The process of creating vegetation

Art

Hello everyone! In this post I’ll show you the process I’m using to create the foliage for BeamNG’s environments.

First off I go looking for reference, it doesn’t have to be exactly the same type of tree but I’ll use this to help construct the branches later to get a feel for the shape of the tree and foliage. Just as if I were painting this it’s important to see how the light catches the various shapes which so I can replicate the form of the tree later on.

Next I find my leaves and photograph them while trying to get the most even lighting I can since the reflections and shadows on the leaves will come from the specular and normal maps.

After that is done the leaves are modeled in high detail and the textures mapped to them.

Once that is done I model some branches and then place a whole lot of leaves on them while paying close attention to my reference, I also arrange them into groups so that I can have many samples of foliage on a single texture. Here I have modeled different branches for different purposes so that the planes which are horizontal can have leaves viewed from the top/bottom and the vertical ones will be side on. When all are put together this gives the foliage a more readable form and simulates real clumps of foliage better.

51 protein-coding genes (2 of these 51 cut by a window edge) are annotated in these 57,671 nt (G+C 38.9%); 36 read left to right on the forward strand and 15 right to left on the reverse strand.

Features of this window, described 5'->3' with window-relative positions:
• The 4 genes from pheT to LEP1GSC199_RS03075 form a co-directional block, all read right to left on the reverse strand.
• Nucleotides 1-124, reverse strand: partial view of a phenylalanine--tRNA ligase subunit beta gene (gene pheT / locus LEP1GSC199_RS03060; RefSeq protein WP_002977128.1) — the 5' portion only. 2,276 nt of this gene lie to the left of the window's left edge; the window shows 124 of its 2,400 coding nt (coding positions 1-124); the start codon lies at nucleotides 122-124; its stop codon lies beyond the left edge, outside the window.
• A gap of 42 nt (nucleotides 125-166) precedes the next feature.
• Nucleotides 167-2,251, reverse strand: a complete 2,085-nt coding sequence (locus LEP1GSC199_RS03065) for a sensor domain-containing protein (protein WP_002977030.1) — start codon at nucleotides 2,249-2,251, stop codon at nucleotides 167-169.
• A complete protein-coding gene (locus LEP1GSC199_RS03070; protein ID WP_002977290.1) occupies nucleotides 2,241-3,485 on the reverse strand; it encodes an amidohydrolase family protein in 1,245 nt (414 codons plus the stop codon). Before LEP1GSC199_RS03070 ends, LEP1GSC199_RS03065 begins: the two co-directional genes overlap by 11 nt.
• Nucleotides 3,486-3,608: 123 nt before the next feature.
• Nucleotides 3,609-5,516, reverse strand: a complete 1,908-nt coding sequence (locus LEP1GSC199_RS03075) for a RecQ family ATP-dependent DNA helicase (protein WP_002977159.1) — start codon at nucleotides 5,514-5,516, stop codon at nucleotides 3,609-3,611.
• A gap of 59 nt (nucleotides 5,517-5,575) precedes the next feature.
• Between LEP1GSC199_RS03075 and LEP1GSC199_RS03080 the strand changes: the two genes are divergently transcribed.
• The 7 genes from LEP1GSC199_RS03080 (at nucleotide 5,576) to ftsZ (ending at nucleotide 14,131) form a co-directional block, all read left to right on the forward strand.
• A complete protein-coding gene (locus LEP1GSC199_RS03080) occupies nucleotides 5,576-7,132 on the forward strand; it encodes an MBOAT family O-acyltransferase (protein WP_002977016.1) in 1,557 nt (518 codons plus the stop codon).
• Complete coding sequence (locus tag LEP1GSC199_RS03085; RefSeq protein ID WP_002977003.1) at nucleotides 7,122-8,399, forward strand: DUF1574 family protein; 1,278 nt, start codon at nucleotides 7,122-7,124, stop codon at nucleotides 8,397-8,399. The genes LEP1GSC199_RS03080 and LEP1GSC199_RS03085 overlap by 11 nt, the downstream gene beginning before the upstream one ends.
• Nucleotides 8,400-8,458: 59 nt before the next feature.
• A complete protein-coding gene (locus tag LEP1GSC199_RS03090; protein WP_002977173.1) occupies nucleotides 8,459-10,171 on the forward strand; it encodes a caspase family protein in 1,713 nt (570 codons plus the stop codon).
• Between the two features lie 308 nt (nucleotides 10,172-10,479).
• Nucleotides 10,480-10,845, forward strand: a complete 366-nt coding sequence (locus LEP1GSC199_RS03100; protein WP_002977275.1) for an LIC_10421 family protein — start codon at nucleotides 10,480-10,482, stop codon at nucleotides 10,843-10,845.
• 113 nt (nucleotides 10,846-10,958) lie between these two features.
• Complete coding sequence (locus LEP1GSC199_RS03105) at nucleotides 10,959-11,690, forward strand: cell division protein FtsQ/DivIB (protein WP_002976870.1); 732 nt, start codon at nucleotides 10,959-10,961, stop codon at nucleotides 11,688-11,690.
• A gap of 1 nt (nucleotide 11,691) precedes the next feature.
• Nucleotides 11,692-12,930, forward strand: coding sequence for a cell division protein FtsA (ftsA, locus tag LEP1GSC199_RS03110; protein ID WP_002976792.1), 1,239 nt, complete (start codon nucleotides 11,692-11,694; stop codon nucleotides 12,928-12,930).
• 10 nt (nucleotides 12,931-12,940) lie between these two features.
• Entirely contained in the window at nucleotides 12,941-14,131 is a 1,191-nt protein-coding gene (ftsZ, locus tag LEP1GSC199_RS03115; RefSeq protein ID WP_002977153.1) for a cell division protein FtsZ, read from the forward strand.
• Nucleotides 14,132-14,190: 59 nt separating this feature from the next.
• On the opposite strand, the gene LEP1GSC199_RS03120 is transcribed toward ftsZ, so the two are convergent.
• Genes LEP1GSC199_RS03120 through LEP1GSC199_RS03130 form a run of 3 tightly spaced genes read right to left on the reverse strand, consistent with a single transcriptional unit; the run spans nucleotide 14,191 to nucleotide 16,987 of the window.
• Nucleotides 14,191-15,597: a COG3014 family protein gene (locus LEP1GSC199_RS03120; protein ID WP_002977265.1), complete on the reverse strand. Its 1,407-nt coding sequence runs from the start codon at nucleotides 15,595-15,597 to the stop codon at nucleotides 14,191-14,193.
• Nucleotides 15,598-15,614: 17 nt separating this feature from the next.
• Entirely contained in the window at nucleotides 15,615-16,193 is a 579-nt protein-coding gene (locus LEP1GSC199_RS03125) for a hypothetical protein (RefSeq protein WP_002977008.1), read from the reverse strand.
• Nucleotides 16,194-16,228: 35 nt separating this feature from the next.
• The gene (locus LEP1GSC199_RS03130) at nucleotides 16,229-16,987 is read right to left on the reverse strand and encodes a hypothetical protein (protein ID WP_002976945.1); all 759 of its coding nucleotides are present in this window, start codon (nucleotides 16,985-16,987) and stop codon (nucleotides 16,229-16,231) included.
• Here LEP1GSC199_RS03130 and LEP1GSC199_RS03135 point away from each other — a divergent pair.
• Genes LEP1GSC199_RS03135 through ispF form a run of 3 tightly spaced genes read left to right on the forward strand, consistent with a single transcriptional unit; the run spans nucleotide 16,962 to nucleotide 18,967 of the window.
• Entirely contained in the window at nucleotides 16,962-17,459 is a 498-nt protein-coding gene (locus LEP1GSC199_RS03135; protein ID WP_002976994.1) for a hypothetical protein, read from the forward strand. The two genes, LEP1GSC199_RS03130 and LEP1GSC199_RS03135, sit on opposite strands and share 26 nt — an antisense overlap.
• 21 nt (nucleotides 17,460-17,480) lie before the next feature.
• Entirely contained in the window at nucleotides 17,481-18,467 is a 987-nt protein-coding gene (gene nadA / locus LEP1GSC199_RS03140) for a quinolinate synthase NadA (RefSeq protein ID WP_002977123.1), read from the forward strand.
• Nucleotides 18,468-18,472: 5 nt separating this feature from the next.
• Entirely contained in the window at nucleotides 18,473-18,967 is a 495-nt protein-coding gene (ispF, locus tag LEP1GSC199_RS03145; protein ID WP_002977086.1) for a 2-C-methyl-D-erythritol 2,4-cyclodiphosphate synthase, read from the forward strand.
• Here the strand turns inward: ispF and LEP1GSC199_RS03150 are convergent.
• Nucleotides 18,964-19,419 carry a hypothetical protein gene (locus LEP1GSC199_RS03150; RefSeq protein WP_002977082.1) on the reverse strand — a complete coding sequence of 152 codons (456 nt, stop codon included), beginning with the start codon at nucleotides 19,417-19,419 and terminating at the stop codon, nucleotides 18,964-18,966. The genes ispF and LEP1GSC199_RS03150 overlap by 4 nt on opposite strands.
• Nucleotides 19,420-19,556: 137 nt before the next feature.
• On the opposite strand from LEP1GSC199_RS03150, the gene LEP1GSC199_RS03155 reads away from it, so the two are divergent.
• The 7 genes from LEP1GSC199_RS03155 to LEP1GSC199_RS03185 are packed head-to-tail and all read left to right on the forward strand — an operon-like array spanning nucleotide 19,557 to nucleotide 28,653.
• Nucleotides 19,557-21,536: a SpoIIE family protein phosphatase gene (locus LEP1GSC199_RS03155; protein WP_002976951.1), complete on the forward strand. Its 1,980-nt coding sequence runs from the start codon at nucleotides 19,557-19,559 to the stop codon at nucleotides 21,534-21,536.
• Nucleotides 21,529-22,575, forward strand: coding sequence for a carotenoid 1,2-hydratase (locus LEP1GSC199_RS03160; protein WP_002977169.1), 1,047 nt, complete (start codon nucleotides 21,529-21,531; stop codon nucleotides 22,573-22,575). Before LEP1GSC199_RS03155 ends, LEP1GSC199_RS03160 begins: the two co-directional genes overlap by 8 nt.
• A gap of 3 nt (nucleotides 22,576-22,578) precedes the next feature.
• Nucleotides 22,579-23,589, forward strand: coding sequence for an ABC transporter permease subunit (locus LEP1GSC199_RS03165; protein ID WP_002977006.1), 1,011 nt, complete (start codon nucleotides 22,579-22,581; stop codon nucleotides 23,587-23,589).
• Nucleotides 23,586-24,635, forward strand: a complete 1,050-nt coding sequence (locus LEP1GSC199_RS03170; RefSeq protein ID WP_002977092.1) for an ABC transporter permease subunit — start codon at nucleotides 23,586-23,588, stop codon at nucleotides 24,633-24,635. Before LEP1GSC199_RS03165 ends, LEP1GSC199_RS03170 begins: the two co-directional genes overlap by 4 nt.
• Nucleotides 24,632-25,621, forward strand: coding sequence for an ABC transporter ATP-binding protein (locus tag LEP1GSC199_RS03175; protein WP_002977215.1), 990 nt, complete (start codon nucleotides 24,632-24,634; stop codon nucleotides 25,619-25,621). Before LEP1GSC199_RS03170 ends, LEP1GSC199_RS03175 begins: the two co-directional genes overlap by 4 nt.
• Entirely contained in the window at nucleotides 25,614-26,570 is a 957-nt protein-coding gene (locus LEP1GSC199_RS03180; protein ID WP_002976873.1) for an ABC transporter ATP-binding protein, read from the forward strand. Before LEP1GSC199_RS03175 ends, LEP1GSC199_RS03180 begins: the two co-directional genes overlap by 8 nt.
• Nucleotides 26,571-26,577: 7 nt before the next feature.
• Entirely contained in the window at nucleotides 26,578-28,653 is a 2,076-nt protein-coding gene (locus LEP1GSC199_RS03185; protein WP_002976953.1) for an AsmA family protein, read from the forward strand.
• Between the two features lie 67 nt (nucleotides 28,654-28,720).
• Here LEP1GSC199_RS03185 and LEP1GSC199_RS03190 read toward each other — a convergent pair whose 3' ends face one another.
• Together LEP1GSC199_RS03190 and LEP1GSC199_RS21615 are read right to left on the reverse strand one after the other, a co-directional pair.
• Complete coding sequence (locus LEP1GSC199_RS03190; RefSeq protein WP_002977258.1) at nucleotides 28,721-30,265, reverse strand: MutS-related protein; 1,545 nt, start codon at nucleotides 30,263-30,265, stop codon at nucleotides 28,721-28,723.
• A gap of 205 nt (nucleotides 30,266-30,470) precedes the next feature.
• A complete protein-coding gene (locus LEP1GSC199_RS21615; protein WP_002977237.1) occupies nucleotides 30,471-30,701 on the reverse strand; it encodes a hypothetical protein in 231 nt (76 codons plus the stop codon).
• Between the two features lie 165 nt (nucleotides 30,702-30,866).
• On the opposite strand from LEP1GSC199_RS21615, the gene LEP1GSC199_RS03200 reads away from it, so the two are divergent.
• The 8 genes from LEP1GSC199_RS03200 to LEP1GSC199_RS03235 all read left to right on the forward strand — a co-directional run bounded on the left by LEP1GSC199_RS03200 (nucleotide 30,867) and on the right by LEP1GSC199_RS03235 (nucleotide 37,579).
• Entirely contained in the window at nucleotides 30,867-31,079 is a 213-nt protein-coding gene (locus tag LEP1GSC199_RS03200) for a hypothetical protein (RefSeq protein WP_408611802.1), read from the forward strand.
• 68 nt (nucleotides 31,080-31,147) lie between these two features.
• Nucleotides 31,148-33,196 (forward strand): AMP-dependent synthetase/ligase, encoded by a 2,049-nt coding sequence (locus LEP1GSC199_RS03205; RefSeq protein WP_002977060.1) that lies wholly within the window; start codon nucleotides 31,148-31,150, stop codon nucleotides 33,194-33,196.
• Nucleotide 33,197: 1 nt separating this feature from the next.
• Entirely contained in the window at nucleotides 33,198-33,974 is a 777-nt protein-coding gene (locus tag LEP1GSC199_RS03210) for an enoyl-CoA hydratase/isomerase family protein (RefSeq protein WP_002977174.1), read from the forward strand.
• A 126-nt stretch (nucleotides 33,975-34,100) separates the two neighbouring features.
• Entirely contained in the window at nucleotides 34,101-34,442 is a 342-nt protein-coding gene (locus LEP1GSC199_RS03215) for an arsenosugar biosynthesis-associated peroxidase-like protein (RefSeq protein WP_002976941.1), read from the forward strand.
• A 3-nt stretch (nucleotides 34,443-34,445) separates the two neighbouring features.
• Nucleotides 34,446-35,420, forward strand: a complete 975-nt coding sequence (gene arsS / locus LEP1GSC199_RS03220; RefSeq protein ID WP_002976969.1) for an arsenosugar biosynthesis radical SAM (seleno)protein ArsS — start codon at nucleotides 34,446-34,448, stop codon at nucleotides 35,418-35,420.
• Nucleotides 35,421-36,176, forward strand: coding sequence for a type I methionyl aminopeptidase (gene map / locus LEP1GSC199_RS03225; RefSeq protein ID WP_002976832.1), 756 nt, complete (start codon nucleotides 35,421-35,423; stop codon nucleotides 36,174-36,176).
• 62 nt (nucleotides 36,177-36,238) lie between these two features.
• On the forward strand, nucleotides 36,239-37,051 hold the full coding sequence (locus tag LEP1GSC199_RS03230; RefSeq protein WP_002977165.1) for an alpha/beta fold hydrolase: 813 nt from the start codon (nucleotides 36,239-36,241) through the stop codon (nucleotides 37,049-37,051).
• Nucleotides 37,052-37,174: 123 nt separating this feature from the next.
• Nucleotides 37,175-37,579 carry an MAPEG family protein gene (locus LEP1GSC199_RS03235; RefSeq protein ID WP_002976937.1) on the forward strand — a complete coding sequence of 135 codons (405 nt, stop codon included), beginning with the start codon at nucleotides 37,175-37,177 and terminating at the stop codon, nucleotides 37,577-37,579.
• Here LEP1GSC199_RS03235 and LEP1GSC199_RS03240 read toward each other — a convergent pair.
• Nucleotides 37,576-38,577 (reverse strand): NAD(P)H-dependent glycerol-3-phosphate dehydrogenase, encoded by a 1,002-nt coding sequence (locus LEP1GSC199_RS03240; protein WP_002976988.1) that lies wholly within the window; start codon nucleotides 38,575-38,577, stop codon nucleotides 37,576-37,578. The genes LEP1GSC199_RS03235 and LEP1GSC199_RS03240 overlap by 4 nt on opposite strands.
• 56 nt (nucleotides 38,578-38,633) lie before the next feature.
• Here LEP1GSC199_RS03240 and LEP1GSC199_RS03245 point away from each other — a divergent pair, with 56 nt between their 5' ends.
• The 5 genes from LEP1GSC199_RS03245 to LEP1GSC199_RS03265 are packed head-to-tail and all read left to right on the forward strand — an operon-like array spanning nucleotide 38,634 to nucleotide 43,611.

Next I use the models of the foliage to render out a diffuse, a specular and a normal map. The diffuse is basically a standard photograph and is what will be “visible” in the game. The specular is for reflections and finally the normal map effectively warps the lighting to make the foliage look three dimensional. It helps to break up the flat planes these textures will sit on and make it look as though the leaves are facing different directions.

Finally I use the textures created earlier to model the tree using planes with the various foliage samples on them. With the normal and specular maps you can achieve good detail with relatively few polygons. A few other tricks are used to help reduce the complexity of the mesh such as placing the thickest samples in the center and scaling them up while the detailed clumps are used for the lowest and most visible branches. By doing this the mesh detail can be more than halved for roughly the same results.

Art

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